LightSquared's critics battle on over GPS issues

As LightSquared defiantly battles to save its business, its critics are just as boldly fighting to keep the company's wholesale LTE network from being built in LightSquared's L-band Mobile Satellite Service spectrum.

The Coalition to Save Our GPS filed comments with the FCC on March 16 urging the agency's International Bureau to quickly "affirm the findings of the National Telecommunications and Information Administration (NTIA) that LightSquared's proposed operations would cause harmful interference to GPS and that no feasible mitigation measures exist at this time, revoke the conditional authority that the International Bureau provided to LightSquared, and suspend indefinitely LightSquared's underlying Ancillary Terrestrial Component (ATC) authorization."

The coalition's comments were made in response to a public notice issued by the FCC last month after it revoked conditional permission for LightSquared to build its planned wholesale LTE network due to GPS interference concerns.

Coming just a few days after the coalition's one-year anniversary--its formation was first announced on March 10, 2011--the group's recent comments continue to reflect its original assertion that the expansion of terrestrial use of the satellite spectrum immediately neighboring that of GPS will cause severe interference to millions of GPS receivers. The coalition's members include GPS makers Garmin and Trimble as well as heavy equipment makers Caterpillar and John Deere.

For its part, LightSquared, which is backed by billionaire Philip Falcone and his Harbinger Capital hedge fund, blasted the FCC's decision as a "disastrous bait-and-switch" and a violation of its "constitutional rights." The firm has hired high-profile lawyers, including former U.S. Solicitor General Ted Olson, as it apparently prepares for a court battle with the FCC.

LightSquared has said it would be prepared to swap its spectrum holdings for other MSS spectrum that does not have GPS interference issues. Yet takers for LightSquared's spectrum may be limited because of the frequencies' purported interference problems.

The recent comments from the Coalition to Save Our GPS appear aimed at setting the ground for future prohibitions on terrestrial use of the L-Band spectrum. "It now appears that any significant terrestrial use of the L-Band spectrum may cause harmful interference to GPS receivers," said the group.

The coalition is also pushing for FCC review of its prior determinations related to L-Band usage "in light of new evidence, such as the finding of widespread harmful interference caused by high-powered terrestrial operations in the band adjacent to GPS."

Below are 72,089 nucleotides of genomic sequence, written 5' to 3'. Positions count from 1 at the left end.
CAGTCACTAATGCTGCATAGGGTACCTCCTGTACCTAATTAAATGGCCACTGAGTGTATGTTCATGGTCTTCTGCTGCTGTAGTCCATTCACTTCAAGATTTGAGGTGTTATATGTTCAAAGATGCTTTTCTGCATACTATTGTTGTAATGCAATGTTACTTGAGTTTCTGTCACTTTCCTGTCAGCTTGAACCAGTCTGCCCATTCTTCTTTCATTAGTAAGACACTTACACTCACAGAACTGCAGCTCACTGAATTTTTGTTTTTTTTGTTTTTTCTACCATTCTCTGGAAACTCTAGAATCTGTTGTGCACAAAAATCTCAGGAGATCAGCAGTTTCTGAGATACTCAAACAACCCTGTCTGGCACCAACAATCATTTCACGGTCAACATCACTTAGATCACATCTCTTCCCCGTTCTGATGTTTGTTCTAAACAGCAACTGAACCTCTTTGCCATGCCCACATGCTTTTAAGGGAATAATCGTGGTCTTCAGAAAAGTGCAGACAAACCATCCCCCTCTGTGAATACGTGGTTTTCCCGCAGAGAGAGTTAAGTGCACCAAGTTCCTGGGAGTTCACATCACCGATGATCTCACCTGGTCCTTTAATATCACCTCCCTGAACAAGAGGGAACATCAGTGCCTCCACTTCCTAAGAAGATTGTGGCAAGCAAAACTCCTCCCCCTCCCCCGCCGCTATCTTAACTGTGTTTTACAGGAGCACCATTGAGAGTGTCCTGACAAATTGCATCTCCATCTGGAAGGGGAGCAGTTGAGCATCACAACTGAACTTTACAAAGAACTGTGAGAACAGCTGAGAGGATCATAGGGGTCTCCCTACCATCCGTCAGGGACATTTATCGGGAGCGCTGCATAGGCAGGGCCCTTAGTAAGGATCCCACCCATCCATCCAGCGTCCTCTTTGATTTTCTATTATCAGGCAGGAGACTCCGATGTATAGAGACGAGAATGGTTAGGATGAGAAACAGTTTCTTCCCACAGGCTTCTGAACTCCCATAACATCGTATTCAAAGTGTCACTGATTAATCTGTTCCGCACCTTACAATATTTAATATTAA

In fact, the FCC is launching a rulemaking proceeding regarding the provision of terrestrial cellular communications on MSS frequencies. LightSquared and Dish Network both want to use their satellite spectrum for terrestrial services, though it appears Dish's spectrum does not have the same potential for interference with other services that LightSquared's does.

In its comments, the Coalition to Save Our GPS also responded to LightSquared's argument that any GPS interference related to its network is due to shortcuts the GPS industry undertook in equipment design over the past several years. LightSquared has long contended that GPS devices were not designed to properly filter signals from the company's L-band 1.6 GHz spectrum.  "There is overwhelming evidence of interference to critical government GPS-based systems, including those used in defense and aviation applications, which were designed to meet long-standing and demanding standards specified through rigorous government procurement and standards efforts," said the coalition.

The battle over LightSquared's future could be long and drawn out as both sides have deep pockets to continue the fight. Last Friday, LightSquared gained the return of $65 million in prepayments it had made to Sprint Nextel (NYSE:S) after the latter opted to break up the $9 billion network-sharing and operations partnership it had formed with LightSquared to roll out LTE coverage.

Quoted in a Reuters article, industry analyst Tim Farrar, principal at TMF Associates, said, "Clearly LightSquared is focused on spinning out resources as long as possible, and this gives them more cash." But he noted that a dragged-out battle over LightSquared's spectrum means "some of the ability to recover assets in the event of a potential bankruptcy also drain away."

Falcone has repeatedly said bankruptcy is not an option for LightSquared.

Sprint has said it would consider a future partnership with LightSquared should the company resolve its GPS interference issues.

For more:
- see this filing
- see this Reuters article
- see this Wall Street Journal article (sub. req.)

Related articles:
LightSquared to FCC: 'We are not going away'
Sprint ends network-hosting deal with LightSquared, will repay $65M
After Leap, Clearwire looks to add more wholesale customers
LightSquared hires high-flying lawyers for potential fight with FCC
Clearwire inks wholesale LTE deal with Leap
Sprint inks at least 10 deals to wholesale LTE capacity
Dish's LTE network to sit on the launch pad till year-end
Report: LightSquared eyes former Nextel chief Donahue for CEO spot
LightSquared's Ahuja jumps ship, company remains committed to network buildout
Dish's Ergen: We may sell spectrum if FCC doesn't approve waiver
Report: LightSquared to cut 45% of staff

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